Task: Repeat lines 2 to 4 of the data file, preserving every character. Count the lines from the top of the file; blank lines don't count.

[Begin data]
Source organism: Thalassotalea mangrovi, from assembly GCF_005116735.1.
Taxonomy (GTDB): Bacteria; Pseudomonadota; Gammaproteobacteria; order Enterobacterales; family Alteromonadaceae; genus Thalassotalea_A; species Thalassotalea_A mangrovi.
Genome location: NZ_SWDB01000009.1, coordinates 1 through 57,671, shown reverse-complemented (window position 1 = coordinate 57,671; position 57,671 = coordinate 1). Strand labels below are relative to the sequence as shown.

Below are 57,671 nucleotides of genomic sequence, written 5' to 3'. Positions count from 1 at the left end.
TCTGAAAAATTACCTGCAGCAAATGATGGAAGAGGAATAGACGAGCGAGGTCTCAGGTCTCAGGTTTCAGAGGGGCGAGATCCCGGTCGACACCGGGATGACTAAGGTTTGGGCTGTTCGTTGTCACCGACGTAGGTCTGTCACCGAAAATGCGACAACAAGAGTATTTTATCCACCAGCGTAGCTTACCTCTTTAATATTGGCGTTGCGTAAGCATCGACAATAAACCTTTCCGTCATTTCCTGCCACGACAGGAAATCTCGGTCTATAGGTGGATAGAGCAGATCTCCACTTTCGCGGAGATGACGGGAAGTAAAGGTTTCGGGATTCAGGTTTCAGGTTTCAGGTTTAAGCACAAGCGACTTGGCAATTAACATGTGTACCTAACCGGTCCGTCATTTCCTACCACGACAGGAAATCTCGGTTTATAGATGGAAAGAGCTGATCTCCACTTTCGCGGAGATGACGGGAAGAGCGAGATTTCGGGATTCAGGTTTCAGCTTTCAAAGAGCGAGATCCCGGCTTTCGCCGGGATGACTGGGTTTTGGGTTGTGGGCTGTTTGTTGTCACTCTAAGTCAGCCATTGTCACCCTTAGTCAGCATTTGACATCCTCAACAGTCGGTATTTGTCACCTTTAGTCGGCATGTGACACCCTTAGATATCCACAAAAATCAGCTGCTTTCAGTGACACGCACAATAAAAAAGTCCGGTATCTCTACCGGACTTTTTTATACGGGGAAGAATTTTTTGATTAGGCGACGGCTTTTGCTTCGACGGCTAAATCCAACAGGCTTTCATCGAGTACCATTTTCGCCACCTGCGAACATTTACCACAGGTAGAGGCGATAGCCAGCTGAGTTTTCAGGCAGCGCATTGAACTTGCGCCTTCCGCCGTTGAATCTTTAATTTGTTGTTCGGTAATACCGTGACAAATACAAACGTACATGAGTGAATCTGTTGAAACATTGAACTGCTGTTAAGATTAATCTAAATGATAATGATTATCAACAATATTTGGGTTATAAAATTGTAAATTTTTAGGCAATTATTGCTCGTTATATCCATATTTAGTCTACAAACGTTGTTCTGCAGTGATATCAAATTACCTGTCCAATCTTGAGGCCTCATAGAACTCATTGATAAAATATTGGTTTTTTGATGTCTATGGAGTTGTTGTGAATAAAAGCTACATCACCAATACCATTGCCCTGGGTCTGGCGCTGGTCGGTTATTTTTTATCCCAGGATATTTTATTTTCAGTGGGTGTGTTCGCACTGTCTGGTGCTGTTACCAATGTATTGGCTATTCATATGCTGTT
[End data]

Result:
Taxonomy (GTDB): Bacteria; Pseudomonadota; Gammaproteobacteria; order Enterobacterales; family Alteromonadaceae; genus Thalassotalea_A; species Thalassotalea_A mangrovi.
Genome location: NZ_SWDB01000009.1, coordinates 1 through 57,671, shown reverse-complemented (window position 1 = coordinate 57,671; position 57,671 = coordinate 1). Strand labels below are relative to the sequence as shown.

Below are 57,671 nucleotides of genomic sequence, written 5' to 3'. Positions count from 1 at the left end.